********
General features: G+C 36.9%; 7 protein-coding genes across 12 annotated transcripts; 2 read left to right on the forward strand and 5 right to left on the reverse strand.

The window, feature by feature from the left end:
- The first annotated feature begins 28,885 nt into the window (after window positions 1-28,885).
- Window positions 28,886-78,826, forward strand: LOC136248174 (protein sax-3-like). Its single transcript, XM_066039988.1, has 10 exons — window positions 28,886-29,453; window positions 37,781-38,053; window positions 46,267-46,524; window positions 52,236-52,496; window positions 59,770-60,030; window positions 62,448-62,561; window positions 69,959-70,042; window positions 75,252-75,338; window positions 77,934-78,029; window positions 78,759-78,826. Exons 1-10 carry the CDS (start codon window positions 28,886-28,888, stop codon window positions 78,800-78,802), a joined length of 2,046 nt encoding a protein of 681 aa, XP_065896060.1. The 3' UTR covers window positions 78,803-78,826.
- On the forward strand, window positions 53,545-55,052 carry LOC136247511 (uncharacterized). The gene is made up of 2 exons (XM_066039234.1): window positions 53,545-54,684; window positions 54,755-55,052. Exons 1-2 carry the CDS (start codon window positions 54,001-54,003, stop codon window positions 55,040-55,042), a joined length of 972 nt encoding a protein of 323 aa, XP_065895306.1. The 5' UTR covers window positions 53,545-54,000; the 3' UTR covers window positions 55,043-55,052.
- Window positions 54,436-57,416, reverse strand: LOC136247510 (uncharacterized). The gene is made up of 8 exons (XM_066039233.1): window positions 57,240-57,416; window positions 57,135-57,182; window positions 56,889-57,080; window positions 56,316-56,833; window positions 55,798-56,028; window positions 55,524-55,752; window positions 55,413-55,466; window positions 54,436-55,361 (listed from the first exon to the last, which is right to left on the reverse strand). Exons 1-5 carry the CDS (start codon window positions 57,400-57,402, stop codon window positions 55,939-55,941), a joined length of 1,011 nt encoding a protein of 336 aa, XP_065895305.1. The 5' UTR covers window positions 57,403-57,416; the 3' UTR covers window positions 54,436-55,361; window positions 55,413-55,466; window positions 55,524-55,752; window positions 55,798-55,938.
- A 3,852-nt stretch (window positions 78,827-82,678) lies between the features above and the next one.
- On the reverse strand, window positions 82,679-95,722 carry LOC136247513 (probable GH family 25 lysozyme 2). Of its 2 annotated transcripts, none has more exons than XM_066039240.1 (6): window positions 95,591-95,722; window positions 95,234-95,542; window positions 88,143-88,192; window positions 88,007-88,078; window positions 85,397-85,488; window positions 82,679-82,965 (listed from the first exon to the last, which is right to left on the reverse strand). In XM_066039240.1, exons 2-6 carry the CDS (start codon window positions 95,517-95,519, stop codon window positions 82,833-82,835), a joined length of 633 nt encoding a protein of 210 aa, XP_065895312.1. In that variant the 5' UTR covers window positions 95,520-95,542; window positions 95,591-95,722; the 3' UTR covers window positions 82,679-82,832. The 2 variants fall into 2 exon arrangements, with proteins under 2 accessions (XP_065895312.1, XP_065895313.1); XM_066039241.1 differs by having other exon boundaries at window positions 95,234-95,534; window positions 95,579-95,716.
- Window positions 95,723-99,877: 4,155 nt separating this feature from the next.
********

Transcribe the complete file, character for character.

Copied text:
General features: G+C 36.9%; 7 protein-coding genes across 12 annotated transcripts; 2 read left to right on the forward strand and 5 right to left on the reverse strand.

The window, feature by feature from the left end:
- The first annotated feature begins 28,885 nt into the window (after window positions 1-28,885).
- Window positions 28,886-78,826, forward strand: LOC136248174 (protein sax-3-like). Its single transcript, XM_066039988.1, has 10 exons — window positions 28,886-29,453; window positions 37,781-38,053; window positions 46,267-46,524; window positions 52,236-52,496; window positions 59,770-60,030; window positions 62,448-62,561; window positions 69,959-70,042; window positions 75,252-75,338; window positions 77,934-78,029; window positions 78,759-78,826. Exons 1-10 carry the CDS (start codon window positions 28,886-28,888, stop codon window positions 78,800-78,802), a joined length of 2,046 nt encoding a protein of 681 aa, XP_065896060.1. The 3' UTR covers window positions 78,803-78,826.
- On the forward strand, window positions 53,545-55,052 carry LOC136247511 (uncharacterized). The gene is made up of 2 exons (XM_066039234.1): window positions 53,545-54,684; window positions 54,755-55,052. Exons 1-2 carry the CDS (start codon window positions 54,001-54,003, stop codon window positions 55,040-55,042), a joined length of 972 nt encoding a protein of 323 aa, XP_065895306.1. The 5' UTR covers window positions 53,545-54,000; the 3' UTR covers window positions 55,043-55,052.
- Window positions 54,436-57,416, reverse strand: LOC136247510 (uncharacterized). The gene is made up of 8 exons (XM_066039233.1): window positions 57,240-57,416; window positions 57,135-57,182; window positions 56,889-57,080; window positions 56,316-56,833; window positions 55,798-56,028; window positions 55,524-55,752; window positions 55,413-55,466; window positions 54,436-55,361 (listed from the first exon to the last, which is right to left on the reverse strand). Exons 1-5 carry the CDS (start codon window positions 57,400-57,402, stop codon window positions 55,939-55,941), a joined length of 1,011 nt encoding a protein of 336 aa, XP_065895305.1. The 5' UTR covers window positions 57,403-57,416; the 3' UTR covers window positions 54,436-55,361; window positions 55,413-55,466; window positions 55,524-55,752; window positions 55,798-55,938.
- A 3,852-nt stretch (window positions 78,827-82,678) lies between the features above and the next one.
- On the reverse strand, window positions 82,679-95,722 carry LOC136247513 (probable GH family 25 lysozyme 2). Of its 2 annotated transcripts, none has more exons than XM_066039240.1 (6): window positions 95,591-95,722; window positions 95,234-95,542; window positions 88,143-88,192; window positions 88,007-88,078; window positions 85,397-85,488; window positions 82,679-82,965 (listed from the first exon to the last, which is right to left on the reverse strand). In XM_066039240.1, exons 2-6 carry the CDS (start codon window positions 95,517-95,519, stop codon window positions 82,833-82,835), a joined length of 633 nt encoding a protein of 210 aa, XP_065895312.1. In that variant the 5' UTR covers window positions 95,520-95,542; window positions 95,591-95,722; the 3' UTR covers window positions 82,679-82,832. The 2 variants fall into 2 exon arrangements, with proteins under 2 accessions (XP_065895312.1, XP_065895313.1); XM_066039241.1 differs by having other exon boundaries at window positions 95,234-95,534; window positions 95,579-95,716.
- Window positions 95,723-99,877: 4,155 nt separating this feature from the next.